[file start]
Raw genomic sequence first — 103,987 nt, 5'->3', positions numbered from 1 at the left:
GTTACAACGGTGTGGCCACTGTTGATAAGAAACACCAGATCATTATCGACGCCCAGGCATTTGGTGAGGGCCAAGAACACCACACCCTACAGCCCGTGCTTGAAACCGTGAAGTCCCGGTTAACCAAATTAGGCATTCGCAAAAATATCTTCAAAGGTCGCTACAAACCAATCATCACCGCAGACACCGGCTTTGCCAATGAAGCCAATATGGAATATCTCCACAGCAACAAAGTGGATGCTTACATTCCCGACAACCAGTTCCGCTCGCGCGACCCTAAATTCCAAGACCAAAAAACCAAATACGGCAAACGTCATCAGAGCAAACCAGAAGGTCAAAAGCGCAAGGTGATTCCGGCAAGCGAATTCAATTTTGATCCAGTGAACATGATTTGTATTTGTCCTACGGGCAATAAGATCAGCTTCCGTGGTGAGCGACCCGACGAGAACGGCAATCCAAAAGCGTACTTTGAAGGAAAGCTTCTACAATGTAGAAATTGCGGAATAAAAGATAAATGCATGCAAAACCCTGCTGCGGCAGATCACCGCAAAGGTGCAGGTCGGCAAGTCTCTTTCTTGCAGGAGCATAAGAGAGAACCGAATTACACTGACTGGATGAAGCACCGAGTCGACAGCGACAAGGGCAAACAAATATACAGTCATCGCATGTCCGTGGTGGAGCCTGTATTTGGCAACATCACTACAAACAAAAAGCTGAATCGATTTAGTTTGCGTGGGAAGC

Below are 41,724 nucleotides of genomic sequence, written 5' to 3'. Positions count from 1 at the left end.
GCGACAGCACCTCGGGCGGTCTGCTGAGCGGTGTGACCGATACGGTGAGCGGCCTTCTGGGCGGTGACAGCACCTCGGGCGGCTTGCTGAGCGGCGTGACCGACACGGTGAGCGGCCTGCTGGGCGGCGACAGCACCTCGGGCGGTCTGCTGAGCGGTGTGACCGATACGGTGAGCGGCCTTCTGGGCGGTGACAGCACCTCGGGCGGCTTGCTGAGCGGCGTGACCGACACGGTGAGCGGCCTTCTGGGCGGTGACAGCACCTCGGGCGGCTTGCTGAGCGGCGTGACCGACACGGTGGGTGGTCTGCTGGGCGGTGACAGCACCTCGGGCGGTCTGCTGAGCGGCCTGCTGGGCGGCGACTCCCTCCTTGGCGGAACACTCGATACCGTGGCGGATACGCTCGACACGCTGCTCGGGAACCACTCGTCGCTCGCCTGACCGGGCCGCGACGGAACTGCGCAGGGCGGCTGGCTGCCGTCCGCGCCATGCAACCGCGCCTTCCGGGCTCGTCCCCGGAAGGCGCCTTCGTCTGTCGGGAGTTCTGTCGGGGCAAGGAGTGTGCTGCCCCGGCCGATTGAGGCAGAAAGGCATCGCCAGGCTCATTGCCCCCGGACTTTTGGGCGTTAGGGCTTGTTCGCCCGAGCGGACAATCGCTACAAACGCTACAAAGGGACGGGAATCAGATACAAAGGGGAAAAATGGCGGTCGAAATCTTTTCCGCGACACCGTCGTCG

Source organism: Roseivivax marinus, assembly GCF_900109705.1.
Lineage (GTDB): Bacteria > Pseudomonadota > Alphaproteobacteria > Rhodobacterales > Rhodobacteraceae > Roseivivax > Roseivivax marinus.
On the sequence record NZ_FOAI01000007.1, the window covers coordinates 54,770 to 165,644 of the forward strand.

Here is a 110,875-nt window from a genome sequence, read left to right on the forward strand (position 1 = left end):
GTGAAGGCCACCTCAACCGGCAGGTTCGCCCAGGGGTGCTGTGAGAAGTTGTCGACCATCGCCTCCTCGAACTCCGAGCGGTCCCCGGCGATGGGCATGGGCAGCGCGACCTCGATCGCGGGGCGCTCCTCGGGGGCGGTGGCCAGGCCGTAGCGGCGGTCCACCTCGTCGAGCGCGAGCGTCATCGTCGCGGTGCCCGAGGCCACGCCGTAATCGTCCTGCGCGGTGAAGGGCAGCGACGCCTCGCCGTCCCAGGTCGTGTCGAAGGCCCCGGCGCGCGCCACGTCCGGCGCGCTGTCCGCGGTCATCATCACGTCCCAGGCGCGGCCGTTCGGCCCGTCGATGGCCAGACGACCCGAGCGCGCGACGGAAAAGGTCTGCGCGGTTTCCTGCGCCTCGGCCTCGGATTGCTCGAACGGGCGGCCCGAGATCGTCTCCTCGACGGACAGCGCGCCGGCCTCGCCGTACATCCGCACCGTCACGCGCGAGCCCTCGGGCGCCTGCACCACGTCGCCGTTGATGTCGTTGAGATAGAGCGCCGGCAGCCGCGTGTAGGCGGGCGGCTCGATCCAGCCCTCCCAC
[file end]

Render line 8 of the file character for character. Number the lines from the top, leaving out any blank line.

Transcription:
Here is a 110,875-nt window from a genome sequence, read left to right on the forward strand (position 1 = left end):